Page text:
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Even if our parents take all precautions and are mindful of maintaining a healthy diet and exercise regime—it is still important for us to be vigilant about their heart health and periodically consult a physician.
As children, it is critical for us to be involved in a parent’s health care—be it in making diet and lifestyle changes, taking multiple medications, or even recognizing side effects or new symptoms.
Being mindful and alert of the symptoms of heart problems is also crucial and since you’re probably living with your parents while reading this, you are in a good position to notice subtle hints such as fatigue, laboured breathing, or even decline in appetite.
Heart disease is overwhelming, both for our parents and us, as caregivers. So, in case, your parents agree, accompany them to their doctor’s appointments. And while you are there, ask the doctors questions which can help you take better care of them.
We spoke to Dr Udgeath Dhir, director and head, CTVS, Fortis Memorial Research Institute, Gurugram who helped us understand the answers to a few important questions that you need to ask your parent’s physician in case they are suffering from heart disease:
1. How frequently should I monitor their blood pressure?
Dr Udgeath recommends taking a blood pressure reading one or twice a month for someone who is a heart patient. This will help you keep a close eye on your parent’s heart health.
2. What kind of diet is best suited for my parents?
According to the doctor, the best diet for someone who is suffering from a heart condition is a ‘rainbow diet’. This refers to a diet plan which is characterised by moderation along with a healthy percentage of all vegetables.
Make sure you include tomatoes, beetroots, spinach, carrot and all vegetables resembling the colours of a rainbow. Add some nuts such as walnuts given that they are very good for heart health. If you’re a non-vegetarian, include white meat such as fish to provide the heart with healthy fats.
That said, there are certain foods you need to avoid. Reduce their salt intake considerably since it could have a negative impact on their blood pressure. What’s more? Try to cut out frozen foods from the diet because they contain a high amount of salt for preservation. A heart patient should ideally avoid cashews and raisins. If they are non-vegetarians, ensure that they give up red meat such as mutton.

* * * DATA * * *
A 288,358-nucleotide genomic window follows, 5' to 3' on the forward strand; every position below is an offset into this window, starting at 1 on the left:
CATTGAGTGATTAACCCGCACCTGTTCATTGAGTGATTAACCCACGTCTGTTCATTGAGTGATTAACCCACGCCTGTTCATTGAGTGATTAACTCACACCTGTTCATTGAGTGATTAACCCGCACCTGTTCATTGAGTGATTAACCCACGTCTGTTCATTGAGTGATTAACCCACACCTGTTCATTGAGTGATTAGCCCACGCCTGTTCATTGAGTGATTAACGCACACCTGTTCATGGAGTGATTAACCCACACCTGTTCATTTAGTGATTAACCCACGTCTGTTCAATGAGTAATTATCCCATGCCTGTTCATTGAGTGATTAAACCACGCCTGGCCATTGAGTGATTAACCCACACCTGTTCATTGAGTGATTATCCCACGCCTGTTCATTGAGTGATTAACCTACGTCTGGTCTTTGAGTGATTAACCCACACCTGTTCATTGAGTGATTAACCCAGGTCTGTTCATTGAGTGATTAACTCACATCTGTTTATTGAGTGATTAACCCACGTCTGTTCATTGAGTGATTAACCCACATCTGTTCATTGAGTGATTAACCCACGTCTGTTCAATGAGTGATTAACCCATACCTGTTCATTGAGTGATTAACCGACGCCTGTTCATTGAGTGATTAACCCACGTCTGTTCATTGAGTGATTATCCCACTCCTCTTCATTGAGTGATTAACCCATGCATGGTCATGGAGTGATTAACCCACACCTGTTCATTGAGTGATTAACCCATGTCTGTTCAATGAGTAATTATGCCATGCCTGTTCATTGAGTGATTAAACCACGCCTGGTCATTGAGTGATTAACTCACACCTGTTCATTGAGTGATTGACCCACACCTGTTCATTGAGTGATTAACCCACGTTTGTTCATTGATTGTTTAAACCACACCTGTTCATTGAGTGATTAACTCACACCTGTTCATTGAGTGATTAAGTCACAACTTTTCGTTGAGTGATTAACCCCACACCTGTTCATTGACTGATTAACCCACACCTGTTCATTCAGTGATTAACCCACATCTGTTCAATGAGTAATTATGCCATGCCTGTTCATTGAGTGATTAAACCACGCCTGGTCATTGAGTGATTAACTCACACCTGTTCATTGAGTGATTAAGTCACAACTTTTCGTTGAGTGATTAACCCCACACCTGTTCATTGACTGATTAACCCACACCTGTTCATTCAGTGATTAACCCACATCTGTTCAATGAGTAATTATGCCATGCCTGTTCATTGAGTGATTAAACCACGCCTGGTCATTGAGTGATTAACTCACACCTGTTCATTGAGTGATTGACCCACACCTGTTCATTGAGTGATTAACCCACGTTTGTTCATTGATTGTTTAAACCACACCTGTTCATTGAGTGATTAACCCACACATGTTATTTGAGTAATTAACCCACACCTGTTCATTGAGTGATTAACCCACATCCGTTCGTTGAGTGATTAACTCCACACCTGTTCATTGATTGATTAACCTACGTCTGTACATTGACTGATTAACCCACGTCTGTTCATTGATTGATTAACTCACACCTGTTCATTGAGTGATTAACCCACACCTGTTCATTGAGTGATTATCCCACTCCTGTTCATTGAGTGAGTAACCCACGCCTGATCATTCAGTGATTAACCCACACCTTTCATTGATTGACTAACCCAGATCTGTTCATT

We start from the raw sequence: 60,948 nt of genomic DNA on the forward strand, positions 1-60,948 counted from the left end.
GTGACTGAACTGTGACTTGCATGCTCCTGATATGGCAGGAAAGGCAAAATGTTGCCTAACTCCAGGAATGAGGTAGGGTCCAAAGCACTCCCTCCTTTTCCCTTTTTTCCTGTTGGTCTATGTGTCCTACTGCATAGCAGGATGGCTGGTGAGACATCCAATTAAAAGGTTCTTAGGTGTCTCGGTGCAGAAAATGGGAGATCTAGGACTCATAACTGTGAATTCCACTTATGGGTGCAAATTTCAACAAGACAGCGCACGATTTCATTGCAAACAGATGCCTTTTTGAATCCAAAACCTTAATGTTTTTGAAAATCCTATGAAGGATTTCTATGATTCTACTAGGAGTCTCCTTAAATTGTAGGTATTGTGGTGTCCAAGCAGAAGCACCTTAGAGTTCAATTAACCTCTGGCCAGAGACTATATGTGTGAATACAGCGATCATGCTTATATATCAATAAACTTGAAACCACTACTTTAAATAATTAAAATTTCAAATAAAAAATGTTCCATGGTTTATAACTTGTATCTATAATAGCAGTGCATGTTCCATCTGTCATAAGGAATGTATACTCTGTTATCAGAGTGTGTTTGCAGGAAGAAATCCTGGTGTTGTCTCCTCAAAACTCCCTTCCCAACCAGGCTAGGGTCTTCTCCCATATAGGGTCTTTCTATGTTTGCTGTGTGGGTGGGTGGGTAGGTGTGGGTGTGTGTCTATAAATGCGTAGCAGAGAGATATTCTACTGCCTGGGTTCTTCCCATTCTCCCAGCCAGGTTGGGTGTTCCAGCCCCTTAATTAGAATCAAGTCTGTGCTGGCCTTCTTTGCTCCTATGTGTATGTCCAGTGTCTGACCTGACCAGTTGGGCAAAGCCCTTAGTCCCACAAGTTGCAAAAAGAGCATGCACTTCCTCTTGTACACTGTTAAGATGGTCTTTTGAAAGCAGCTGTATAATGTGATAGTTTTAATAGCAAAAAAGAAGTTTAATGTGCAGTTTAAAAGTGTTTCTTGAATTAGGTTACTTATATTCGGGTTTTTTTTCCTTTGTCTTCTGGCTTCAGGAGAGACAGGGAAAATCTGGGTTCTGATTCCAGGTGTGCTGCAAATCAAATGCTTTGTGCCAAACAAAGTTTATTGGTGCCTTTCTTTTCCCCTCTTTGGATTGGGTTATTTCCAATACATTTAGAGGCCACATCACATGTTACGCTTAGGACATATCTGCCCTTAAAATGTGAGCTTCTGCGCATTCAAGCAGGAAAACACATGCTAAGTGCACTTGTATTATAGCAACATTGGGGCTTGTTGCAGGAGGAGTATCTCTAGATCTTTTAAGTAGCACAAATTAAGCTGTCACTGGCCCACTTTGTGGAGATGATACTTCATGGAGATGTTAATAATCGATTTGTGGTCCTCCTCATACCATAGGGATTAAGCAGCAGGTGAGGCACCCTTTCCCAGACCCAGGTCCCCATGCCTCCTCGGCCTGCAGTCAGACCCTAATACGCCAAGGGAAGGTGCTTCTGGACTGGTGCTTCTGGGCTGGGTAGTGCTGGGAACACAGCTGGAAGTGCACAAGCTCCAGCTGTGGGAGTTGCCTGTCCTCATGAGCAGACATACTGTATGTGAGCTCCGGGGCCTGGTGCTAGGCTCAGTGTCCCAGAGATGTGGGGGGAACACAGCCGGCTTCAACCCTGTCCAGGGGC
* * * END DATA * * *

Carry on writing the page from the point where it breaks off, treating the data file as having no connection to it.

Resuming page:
3. How intense should their exercise routine be?
For this, you would need to identify heart disease. The physical activity recommended will depend on the seriousness of your condition, according to Dr Udgeath. For someone who is dealing with minor blood pressure issues, 30 minutes of cardio five times a week is encouraged. However, in the case of a serious heart ailment, doctors usually conduct certain tests at the hospital. There’s an authorised chart that is taken into account when measuring the results of the tests and recommending exercises.
4. Are heart diseases hereditary?
Yes, heart diseases can be hereditary. Dr Udgeath says that someone whose parent suffers from a heart disease should be more vigilant about their heart health. He mentioned that you should start going for annual checkups around the same age at which your parent was diagnosed. Doing so can help in the prevention of heart diseases.
Having a clear roadmap will help you tend to our parents. However, in the process, also take care of yourself by surrounding yourself with people who support you emotionally.